The archaeological excavations of Almus have explored a 70-meter section from its western fortress wall, which is 2.2 meters wide, and was 200 meters long. The total area of the Almus Fortress is about 41 decares (app. 10.1 acres), and is shaped like a pentagon with round fortress towers at its angles. The discovered archaeological artifacts are stored in the Lom Museum of History. The Almus Fortress has not been restored even though it harbors great potential as a cultural tourism site. The fortress walls are made from river stones, and the city had two water pipelines – one made of clay, and another one made of lead. It is believed that Almus did not develop crafts because of its proximity to Colonia Ulpia Ratiaria. The necropolis of Almus contains masonry graves, and sarcophagi.

Almus was discovered for modern-day archaeology in 1864 by Austro-Hungarian geographer and archaeologist Felix Kanitz. At the end of the 19th century it was explored by Dimitar Marinov and Czech-Bulgarian historian Konstantin Josef Jirecek. In 1925, an archaeological society called Almus was founded in the town of Lom. Almus was granted the status of a “monument of culture of national importance” by the Bulgarian government in 1971. It was excavated in 1986-1990 by a team of the Lom Museum of History and the National Institute and Museum of Archaeology of the Bulgarian Academy of Sciences.

The early history of today’s northwestern Bulgarian city of Montana is primarily associated with the Ancient Roman military camp and later city and Fortress of Montanesium, initially known as Castra ad Montanesium (“castra” meaning “camp” in Latin) from the Roman Antiquity period (1st-4th century AD). However, the earliest traces of civilized life on the territory of Bulgaria’s Montana date to the Chalcolithic Age (Aeneolithic, Copper Age), from the 5th-4th millennium BC, and have been discovered in the lower archaeological layers on the site of the Montanesium Fortress. During the 1st millennium BC the place was inhabited by the independent Ancient Thracian tribe Triballi, which was allied with the Odrysian Kingdom, the most powerful Ancient Thracian state. From this period, the Montanesium Fortress features preserved sections of the pre-Roman, Ancient Thracian fortress wall, over 1 meter thick, which is located under the Roman fortress’s large fortress tower.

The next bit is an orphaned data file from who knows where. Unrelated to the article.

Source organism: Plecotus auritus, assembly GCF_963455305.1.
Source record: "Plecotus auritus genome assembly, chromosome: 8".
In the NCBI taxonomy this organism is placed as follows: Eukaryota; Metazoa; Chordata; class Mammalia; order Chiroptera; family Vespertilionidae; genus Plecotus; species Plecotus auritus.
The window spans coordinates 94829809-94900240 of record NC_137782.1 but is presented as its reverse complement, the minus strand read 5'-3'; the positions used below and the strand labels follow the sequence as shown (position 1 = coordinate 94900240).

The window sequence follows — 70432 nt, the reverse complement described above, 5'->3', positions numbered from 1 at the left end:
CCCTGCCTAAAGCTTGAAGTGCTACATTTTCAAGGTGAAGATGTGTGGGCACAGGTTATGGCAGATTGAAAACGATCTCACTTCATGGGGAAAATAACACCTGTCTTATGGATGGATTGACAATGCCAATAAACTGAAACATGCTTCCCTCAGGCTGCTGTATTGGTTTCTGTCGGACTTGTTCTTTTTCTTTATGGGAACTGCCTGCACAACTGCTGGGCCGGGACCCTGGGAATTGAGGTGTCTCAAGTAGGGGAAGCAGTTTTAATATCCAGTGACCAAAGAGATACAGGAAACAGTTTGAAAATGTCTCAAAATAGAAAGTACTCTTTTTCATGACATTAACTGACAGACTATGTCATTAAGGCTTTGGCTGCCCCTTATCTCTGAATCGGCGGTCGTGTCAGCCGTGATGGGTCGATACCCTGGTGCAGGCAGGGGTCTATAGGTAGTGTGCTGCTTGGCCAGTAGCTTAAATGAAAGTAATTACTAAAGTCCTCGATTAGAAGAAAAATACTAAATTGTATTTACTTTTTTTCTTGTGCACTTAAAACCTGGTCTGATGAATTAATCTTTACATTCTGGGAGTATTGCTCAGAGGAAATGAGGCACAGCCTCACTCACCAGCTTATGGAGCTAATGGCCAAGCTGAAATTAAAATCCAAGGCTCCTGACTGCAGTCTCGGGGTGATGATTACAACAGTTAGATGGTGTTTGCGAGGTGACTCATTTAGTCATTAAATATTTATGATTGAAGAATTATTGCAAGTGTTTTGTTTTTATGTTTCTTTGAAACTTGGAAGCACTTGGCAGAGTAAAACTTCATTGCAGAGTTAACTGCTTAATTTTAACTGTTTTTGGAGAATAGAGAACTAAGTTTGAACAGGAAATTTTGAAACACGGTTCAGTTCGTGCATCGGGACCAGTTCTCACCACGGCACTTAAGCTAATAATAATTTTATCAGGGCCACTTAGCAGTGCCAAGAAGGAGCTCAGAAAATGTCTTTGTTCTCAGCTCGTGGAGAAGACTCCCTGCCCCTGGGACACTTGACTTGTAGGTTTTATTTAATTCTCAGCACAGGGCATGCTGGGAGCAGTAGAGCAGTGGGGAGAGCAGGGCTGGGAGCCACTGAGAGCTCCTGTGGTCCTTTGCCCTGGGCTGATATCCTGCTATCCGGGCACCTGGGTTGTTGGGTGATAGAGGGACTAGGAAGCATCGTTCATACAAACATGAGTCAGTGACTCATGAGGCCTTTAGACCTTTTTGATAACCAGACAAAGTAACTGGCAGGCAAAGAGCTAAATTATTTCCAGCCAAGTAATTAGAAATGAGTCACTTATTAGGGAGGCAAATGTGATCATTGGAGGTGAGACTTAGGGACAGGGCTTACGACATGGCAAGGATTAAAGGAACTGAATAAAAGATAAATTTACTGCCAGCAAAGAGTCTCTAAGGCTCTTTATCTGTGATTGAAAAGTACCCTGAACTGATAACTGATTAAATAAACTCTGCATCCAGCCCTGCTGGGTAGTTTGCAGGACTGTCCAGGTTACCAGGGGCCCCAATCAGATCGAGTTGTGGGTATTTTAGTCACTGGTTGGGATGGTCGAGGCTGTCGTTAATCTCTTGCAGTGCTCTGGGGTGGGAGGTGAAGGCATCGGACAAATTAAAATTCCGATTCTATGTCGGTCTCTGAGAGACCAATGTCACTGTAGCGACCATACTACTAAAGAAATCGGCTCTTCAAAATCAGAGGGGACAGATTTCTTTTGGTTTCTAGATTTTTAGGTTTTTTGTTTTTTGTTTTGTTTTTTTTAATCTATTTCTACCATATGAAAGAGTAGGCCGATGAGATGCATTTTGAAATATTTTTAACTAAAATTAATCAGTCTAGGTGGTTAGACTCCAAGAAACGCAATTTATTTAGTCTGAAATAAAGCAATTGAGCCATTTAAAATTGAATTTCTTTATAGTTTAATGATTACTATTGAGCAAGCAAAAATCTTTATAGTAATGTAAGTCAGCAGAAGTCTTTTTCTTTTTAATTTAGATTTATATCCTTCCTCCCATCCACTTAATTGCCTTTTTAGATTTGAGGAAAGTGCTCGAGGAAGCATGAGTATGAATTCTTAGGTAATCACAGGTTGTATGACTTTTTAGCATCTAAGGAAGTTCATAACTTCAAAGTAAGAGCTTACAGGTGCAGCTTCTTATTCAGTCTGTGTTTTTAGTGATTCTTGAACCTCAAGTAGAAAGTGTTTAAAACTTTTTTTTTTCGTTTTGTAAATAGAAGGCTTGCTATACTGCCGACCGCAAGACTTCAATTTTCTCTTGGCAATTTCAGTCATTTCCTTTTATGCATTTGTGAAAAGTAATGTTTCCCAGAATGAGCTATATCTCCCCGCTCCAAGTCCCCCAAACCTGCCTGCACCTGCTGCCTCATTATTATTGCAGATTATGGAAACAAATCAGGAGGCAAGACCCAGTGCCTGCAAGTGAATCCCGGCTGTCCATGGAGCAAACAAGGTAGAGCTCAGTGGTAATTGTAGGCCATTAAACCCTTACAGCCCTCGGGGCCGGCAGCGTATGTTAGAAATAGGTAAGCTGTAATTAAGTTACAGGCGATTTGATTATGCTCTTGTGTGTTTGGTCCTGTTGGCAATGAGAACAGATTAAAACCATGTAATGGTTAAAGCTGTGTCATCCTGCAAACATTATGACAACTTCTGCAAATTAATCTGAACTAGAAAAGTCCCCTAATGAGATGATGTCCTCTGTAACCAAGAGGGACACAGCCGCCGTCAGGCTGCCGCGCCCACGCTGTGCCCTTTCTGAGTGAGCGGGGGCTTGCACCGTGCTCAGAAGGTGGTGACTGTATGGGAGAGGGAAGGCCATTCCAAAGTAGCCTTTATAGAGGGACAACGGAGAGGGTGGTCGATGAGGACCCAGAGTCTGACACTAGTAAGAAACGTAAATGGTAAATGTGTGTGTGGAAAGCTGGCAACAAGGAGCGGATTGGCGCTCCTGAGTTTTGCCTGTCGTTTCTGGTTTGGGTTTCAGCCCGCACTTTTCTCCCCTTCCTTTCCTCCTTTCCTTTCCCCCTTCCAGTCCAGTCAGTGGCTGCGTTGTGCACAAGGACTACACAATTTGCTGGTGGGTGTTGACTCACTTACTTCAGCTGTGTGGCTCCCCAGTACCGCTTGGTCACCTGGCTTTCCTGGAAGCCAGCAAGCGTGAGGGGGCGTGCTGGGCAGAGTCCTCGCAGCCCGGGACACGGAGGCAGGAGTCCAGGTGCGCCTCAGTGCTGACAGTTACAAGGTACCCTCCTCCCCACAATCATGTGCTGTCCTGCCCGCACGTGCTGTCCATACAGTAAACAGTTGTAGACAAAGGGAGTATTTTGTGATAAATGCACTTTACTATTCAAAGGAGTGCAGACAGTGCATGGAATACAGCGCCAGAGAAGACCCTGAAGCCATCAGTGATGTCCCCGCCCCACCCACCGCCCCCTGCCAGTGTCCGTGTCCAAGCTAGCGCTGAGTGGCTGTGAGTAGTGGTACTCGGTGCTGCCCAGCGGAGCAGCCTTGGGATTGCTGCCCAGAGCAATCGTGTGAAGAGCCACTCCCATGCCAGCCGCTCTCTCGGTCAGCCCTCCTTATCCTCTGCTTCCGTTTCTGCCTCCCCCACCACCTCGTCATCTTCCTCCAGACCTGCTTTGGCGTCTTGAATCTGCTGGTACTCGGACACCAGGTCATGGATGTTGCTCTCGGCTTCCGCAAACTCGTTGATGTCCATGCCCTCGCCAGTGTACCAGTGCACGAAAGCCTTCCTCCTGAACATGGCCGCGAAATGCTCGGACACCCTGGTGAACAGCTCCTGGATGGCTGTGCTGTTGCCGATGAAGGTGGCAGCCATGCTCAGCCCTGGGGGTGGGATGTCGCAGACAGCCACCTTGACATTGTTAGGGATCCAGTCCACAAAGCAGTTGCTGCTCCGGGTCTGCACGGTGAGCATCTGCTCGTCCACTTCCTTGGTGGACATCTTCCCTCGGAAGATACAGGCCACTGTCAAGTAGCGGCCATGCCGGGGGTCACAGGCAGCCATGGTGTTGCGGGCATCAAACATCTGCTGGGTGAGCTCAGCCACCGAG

The Roman Empire conquered the region of Montana in today’s Northwest Bulgaria around 29 BC (all of Ancient Thrace south of the Danube was conquered by Ancient Rome in 46 AD) setting up a military camp, Castra ad Montanesium, on top of the existing Ancient Thracian settlement. The archaeological sources about the history of the Roman city of Montanesium come largely from Roman epigraphic monuments. The Romans were interested in the region of Montana because of its ore deposits and the opportunities for mining gold, silver, lead, and iron, especially along the Ogosta River and the Zlatitsa River. The region was one of the major gold mining centers in the Balkan Peninsula in the 1st-3rd century AD. The earliest known Roman military detachment to set up camp at Montanesium in the 1st century AD was Cohors Sugambrorum. The epigraphic monuments indicate the intensified presence of Roman servicemen from Legio I Italica (Italian First Legion) and Legio XI Claudia (Claudius’ 11th Legion) from the first half of the 2nd century AD until the middle of the 3rd century AD; Numerus Civium Romanorum was stationed there in the first half of the 3rd century AD, and Cohors III Collecta – in the middle of the 3rd century AD.